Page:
OpenAI former core staff collective venture, financing 100 million dollars for the “first heart”

Readers should be familiar with OpenAI. The San Francisco-based lab is one of the world leaders in basic AI research. OpenAI was originally a non-profit organization, but in order to better combine industry and research, and to retain employees with options, it was previously set up as a limited-profit company.

However, in December last year, a group of early/core employees of OpenAI left the company en masse, causing quite a stir in the field. This was not an ordinary job hopping, and the departing employees kept quiet for a long time, so much so that insiders did not know what they were going to do next.

Recently, this group of former OpenAI core employees finally announced their unprecedented grand plan: to solve the long-standing “black box” problem of neural networks and develop tools for researchers to explain how AI really works.

OpenAI former core staff collective venture, financing 100 million dollars for the "first heart"

They started a new company, Anthropic, to improve AI security and interpretability. The founding members believe that “artificial general intelligence” is coming soon and that AI security will be the most important area of research in the future.

The new company has also been given great expectations by investors. It is known that its Series A funding round has been completed with $124 million from Skype founder Jan Tallin (who led the round), Eric Schmidt, Dustin Moskowitz and others.

What kind of organization is Anthropic? Who are its founding members? What are the implications of what it is doing for the entire AI foundation and application space? Let’s take a closer look at this brand new organization, which recently left stealth status, and find out what it’s all about.

Making AI safer and more explainable

AI has always been a “black box”. Although neural networks have been described as being designed to work according to the neural principles of the human brain, it has been difficult to explain exactly how they work, how the input data is transformed into output, and what the specific principles and loops do.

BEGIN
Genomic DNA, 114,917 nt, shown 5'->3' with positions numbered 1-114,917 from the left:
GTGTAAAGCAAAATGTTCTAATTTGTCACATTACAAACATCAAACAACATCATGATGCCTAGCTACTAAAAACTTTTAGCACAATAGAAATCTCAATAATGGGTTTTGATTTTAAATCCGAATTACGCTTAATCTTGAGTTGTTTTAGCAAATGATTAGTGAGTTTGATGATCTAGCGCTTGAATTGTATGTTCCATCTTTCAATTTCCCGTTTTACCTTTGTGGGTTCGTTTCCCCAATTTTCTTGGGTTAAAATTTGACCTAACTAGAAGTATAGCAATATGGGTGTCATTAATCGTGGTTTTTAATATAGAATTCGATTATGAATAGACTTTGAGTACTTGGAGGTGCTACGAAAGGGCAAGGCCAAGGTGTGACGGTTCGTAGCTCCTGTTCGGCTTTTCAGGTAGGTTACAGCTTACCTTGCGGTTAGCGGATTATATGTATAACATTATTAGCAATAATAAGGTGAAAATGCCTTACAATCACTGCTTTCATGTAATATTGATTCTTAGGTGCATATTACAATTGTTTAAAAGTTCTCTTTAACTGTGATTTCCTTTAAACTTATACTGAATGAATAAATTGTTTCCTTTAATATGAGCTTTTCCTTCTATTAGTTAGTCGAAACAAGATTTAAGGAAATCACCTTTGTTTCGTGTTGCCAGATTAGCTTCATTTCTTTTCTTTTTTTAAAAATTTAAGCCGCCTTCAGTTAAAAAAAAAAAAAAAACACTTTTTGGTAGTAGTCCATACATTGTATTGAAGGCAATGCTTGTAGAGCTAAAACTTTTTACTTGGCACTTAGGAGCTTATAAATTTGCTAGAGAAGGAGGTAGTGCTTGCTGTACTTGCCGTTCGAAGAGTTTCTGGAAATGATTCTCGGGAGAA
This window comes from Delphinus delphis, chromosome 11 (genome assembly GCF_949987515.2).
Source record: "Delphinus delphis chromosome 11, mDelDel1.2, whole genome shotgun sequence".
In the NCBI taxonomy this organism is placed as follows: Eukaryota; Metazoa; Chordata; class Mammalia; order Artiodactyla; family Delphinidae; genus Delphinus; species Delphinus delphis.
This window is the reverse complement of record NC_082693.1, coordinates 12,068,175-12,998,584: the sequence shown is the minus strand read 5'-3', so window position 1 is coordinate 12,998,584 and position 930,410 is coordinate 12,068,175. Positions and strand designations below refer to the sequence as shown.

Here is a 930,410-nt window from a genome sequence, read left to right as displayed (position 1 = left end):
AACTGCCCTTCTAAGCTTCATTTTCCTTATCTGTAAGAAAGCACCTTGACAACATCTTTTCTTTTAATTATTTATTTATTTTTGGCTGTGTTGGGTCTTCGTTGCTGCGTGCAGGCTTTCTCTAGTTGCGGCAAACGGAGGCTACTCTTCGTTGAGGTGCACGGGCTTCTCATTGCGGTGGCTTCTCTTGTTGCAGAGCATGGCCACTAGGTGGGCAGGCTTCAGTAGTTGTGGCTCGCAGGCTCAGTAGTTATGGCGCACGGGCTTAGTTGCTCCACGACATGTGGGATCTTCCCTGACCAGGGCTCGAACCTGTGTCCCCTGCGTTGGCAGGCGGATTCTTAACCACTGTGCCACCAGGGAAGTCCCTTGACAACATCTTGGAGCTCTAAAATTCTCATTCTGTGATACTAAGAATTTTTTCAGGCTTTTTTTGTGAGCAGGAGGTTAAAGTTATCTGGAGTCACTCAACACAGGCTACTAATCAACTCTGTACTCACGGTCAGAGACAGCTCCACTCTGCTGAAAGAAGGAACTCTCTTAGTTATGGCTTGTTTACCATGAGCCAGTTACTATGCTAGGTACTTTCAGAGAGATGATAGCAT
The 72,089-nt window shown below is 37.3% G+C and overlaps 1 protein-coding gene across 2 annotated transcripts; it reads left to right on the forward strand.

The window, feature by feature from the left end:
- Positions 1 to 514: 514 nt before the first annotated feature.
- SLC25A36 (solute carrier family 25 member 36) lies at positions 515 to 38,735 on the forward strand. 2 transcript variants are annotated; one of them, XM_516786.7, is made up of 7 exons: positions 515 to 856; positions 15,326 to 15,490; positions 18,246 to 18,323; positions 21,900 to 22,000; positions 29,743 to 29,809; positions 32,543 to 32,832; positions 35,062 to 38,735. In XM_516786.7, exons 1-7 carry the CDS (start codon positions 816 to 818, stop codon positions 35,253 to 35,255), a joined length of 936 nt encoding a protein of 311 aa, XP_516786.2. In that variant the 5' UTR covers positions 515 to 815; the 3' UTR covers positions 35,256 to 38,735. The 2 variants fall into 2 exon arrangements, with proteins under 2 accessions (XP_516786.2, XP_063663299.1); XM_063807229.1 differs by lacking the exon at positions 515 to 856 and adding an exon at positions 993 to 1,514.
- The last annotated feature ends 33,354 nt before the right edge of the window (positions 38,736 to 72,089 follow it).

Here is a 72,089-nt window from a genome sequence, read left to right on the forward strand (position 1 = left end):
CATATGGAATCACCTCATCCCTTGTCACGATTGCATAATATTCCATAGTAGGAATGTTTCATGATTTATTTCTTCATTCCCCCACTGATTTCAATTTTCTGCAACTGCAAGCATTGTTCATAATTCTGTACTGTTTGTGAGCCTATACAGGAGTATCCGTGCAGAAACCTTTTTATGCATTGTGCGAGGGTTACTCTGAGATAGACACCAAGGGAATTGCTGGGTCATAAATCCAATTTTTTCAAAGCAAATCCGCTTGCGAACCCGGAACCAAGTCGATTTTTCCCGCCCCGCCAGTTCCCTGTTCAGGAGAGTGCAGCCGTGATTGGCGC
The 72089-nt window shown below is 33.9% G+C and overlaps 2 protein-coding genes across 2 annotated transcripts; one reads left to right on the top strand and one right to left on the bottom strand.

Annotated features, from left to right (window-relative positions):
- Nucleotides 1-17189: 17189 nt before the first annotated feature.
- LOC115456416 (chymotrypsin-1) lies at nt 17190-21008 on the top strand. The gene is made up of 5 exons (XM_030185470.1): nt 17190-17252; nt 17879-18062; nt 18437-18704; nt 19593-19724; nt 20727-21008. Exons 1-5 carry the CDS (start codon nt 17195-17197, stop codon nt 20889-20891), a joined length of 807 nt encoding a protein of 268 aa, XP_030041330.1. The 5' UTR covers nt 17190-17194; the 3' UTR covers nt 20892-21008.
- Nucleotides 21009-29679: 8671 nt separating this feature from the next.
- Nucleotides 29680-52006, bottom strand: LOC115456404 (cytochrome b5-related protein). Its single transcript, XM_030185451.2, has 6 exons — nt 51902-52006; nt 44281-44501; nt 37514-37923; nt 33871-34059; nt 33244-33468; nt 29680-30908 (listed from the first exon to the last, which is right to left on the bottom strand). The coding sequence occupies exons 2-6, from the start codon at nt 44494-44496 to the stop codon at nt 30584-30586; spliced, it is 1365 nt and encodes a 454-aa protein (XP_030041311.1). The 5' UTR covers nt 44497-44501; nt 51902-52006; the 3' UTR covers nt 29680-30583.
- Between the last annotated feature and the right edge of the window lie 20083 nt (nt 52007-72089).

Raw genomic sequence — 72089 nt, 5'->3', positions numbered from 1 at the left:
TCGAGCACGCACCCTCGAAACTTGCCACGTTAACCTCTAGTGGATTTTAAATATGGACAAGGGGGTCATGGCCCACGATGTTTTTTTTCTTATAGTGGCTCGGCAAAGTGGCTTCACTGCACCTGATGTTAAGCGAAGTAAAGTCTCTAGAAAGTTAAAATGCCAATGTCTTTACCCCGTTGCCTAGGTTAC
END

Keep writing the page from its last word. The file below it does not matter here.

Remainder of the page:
In the opinion of a small group of researchers, considering that AI is being used in increasingly high-risk systems, such as autonomous driving, medical diagnosis, drug discovery, and even the military …… its unexplainability will block real technological progress and may even lead to irreversible and serious consequences if it is continuously ignored. .

However, since deep learning made an important breakthrough about a decade ago, the technology has become the foundation of AI technological progress. Increasingly larger models and greater computing power have made AI seemingly “omnipotent,” and uninterpretability has not been seen as a big problem by the public – which is why, while many in the AI field, especially those in the application domain, are not currently concerned with the black box problem of AI, they are not. This is why many people in AI, especially those in the application field, are not concerned with the black box problem of AI.

OpenAI former core staff collective venture, financing 100 million dollars for the "first heart"

AI’s black box problem: A black box is an algorithm that can turn data into something else. The problem is that black boxes often fail to explain the method of discovery while discovering patterns. Image credit | Topbots